OAuth, which is pronounced "oh-auth," allows an end user's account information to be used by third-party services, such as Facebook, without exposing the user's password. OAuth acts as an intermediary on behalf of the end user, providing the service with an access token that authorizes specific account information to be shared. The process for obtaining the token is called a flow.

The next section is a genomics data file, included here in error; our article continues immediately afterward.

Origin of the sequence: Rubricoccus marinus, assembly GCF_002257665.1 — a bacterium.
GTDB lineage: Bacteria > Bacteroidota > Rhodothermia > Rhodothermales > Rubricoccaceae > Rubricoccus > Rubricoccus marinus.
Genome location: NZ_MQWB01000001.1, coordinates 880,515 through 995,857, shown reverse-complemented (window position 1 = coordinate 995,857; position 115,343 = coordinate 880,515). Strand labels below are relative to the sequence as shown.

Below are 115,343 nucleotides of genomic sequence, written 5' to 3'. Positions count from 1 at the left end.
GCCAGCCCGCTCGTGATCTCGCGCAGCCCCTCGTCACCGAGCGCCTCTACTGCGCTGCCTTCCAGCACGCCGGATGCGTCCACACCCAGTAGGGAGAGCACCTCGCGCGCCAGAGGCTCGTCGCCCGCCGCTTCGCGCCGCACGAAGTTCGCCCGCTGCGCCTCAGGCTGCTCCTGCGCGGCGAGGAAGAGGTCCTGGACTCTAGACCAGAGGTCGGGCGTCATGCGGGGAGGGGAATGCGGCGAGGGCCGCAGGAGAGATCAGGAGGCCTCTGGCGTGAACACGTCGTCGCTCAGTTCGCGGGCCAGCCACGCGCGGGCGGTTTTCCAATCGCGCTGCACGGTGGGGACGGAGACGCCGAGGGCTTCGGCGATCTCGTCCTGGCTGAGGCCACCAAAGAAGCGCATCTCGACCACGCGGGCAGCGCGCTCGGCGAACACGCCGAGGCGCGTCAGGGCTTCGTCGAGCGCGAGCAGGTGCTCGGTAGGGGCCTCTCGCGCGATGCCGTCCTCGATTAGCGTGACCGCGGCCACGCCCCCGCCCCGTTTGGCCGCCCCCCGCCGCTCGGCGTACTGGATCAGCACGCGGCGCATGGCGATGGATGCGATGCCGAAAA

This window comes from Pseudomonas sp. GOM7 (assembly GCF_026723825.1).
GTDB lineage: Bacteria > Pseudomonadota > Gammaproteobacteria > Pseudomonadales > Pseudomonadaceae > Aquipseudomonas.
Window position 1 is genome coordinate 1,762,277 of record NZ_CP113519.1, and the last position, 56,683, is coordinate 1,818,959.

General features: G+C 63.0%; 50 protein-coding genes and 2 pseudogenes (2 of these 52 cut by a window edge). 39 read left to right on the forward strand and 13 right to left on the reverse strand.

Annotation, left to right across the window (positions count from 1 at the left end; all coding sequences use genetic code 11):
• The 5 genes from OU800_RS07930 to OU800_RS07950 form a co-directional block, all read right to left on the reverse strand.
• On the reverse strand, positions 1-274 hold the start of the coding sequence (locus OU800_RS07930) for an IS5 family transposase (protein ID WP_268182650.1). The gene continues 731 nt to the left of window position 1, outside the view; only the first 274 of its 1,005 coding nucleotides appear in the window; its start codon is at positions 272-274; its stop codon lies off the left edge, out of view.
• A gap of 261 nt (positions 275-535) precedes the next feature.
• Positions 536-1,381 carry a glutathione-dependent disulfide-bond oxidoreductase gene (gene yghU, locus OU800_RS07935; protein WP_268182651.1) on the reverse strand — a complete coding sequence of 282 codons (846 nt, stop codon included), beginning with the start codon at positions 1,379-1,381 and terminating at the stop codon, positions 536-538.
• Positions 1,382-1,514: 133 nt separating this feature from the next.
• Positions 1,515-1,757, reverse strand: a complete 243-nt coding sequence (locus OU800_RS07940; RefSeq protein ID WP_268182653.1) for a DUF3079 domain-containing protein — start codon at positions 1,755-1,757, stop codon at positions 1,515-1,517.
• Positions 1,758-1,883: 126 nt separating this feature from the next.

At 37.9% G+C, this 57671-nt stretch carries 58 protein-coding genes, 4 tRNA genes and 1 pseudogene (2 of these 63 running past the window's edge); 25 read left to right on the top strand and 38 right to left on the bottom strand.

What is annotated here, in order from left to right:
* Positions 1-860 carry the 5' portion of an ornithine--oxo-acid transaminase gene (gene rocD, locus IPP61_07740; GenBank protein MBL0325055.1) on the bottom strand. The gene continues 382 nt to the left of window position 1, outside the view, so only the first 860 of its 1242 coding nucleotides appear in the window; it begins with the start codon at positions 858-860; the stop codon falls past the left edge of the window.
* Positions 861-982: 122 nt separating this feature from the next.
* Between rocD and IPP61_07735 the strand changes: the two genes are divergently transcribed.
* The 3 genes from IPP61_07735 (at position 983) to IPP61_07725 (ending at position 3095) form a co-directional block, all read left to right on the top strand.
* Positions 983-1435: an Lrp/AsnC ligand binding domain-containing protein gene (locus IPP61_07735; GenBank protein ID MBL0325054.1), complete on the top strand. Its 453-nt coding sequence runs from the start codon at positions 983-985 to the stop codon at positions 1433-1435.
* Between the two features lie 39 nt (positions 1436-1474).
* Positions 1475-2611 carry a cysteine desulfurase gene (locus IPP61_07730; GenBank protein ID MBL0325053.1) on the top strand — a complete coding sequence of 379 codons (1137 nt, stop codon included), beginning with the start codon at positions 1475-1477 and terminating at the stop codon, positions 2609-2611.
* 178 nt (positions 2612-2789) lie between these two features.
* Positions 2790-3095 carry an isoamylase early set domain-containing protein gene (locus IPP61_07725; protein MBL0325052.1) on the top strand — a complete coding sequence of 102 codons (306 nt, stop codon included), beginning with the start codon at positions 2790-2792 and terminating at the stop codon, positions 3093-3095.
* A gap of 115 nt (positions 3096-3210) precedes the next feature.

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OAuth, which was first released in 2007, was conceived as an authentication method for the Twitter application program interface (API). In 2010, The IETF OAuth Working Group published OAuth 2.0. Like the original OAuth, OAuth 2.0 provides users with the ability to grant third-party access to web resources without sharing a password. Updated features available in OAuth 2.0 include new flows, simplified signatures and short-lived tokens with long-lived authorizations.
David Rice explains how OAuth works.